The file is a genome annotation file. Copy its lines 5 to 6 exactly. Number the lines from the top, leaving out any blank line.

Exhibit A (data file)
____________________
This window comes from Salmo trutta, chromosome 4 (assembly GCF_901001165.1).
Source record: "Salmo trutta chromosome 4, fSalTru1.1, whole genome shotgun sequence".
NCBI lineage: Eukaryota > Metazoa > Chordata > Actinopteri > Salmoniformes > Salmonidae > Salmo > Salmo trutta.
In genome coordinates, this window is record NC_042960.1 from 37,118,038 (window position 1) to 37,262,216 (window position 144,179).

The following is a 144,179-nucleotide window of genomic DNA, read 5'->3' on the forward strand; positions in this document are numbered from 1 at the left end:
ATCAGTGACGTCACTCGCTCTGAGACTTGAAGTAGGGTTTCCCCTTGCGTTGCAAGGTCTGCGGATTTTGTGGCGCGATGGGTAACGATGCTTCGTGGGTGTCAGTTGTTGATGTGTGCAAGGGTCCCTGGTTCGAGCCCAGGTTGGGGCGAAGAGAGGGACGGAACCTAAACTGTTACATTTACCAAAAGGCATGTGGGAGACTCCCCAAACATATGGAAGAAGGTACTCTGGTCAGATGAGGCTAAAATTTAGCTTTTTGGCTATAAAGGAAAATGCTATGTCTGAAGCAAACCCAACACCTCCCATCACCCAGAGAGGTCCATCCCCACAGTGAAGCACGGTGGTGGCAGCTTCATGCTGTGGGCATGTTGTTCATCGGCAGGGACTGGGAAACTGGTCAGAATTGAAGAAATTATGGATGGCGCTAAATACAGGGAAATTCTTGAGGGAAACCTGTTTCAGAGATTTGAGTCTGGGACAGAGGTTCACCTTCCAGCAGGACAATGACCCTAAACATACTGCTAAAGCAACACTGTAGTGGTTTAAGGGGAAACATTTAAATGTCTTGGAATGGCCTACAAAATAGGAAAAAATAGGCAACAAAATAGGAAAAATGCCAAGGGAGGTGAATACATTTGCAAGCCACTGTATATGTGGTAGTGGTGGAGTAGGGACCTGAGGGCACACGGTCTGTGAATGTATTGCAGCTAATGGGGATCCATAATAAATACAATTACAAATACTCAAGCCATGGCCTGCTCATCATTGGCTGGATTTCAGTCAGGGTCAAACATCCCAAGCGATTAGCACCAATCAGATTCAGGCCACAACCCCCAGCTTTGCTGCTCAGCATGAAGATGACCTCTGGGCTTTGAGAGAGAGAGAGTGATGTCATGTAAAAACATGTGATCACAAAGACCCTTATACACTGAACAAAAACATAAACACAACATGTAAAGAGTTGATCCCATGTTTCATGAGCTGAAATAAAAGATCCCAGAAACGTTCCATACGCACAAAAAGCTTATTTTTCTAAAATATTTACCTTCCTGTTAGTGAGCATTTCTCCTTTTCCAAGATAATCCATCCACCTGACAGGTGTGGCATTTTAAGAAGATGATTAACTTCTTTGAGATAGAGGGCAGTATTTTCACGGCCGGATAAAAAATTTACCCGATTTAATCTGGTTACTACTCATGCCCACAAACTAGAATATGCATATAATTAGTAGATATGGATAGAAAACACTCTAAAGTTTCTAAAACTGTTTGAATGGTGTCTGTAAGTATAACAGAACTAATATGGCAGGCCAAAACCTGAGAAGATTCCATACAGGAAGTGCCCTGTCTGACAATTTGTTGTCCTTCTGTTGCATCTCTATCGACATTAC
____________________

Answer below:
The following is a 144,179-nucleotide window of genomic DNA, read 5'->3' on the forward strand; positions in this document are numbered from 1 at the left end:
ATCAGTGACGTCACTCGCTCTGAGACTTGAAGTAGGGTTTCCCCTTGCGTTGCAAGGTCTGCGGATTTTGTGGCGCGATGGGTAACGATGCTTCGTGGGTGTCAGTTGTTGATGTGTGCAAGGGTCCCTGGTTCGAGCCCAGGTTGGGGCGAAGAGAGGGACGGAACCTAAACTGTTACATTTACCAAAAGGCATGTGGGAGACTCCCCAAACATATGGAAGAAGGTACTCTGGTCAGATGAGGCTAAAATTTAGCTTTTTGGCTATAAAGGAAAATGCTATGTCTGAAGCAAACCCAACACCTCCCATCACCCAGAGAGGTCCATCCCCACAGTGAAGCACGGTGGTGGCAGCTTCATGCTGTGGGCATGTTGTTCATCGGCAGGGACTGGGAAACTGGTCAGAATTGAAGAAATTATGGATGGCGCTAAATACAGGGAAATTCTTGAGGGAAACCTGTTTCAGAGATTTGAGTCTGGGACAGAGGTTCACCTTCCAGCAGGACAATGACCCTAAACATACTGCTAAAGCAACACTGTAGTGGTTTAAGGGGAAACATTTAAATGTCTTGGAATGGCCTACAAAATAGGAAAAAATAGGCAACAAAATAGGAAAAATGCCAAGGGAGGTGAATACATTTGCAAGCCACTGTATATGTGGTAGTGGTGGAGTAGGGACCTGAGGGCACACGGTCTGTGAATGTATTGCAGCTAATGGGGATCCATAATAAATACAATTACAAATACTCAAGCCATGGCCTGCTCATCATTGGCTGGATTTCAGTCAGGGTCAAACATCCCAAGCGATTAGCACCAATCAGATTCAGGCCACAACCCCCAGCTTTGCTGCTCAGCATGAAGATGACCTCTGGGCTTTGAGAGAGAGAGAGTGATGTCATGTAAAAACATGTGATCACAAAGACCCTTATACACTGAACAAAAACATAAACACAACATGTAAAGAGTTGATCCCATGTTTCATGAGCTGAAATAAAAGATCCCAGAAACGTTCCATACGCACAAAAAGCTTATTTTTCTAAAATATTTACCTTCCTGTTAGTGAGCATTTCTCCTTTTCCAAGATAATCCATCCACCTGACAGGTGTGGCATTTTAAGAAGATGATTAACTTCTTTGAGATAGAGGGCAGTATTTTCACGGCCGGATAAAAAATTTACCCGATTTAATCTGGTTACTACTCATGCCCACAAACTAGAATATGCATATAATTAGTAGATATGGATAGAAAACACTCTAAAGTTTCTAAAACTGTTTGAATGGTGTCTGTAAGTATAACAGAACTAATATGGCAGGCCAAAACCTGAGAAGATTCCATACAGGAAGTGCCCTGTCTGACAATTTGTTGTCCTTCTGTTGCATCTCTATCGACATTAC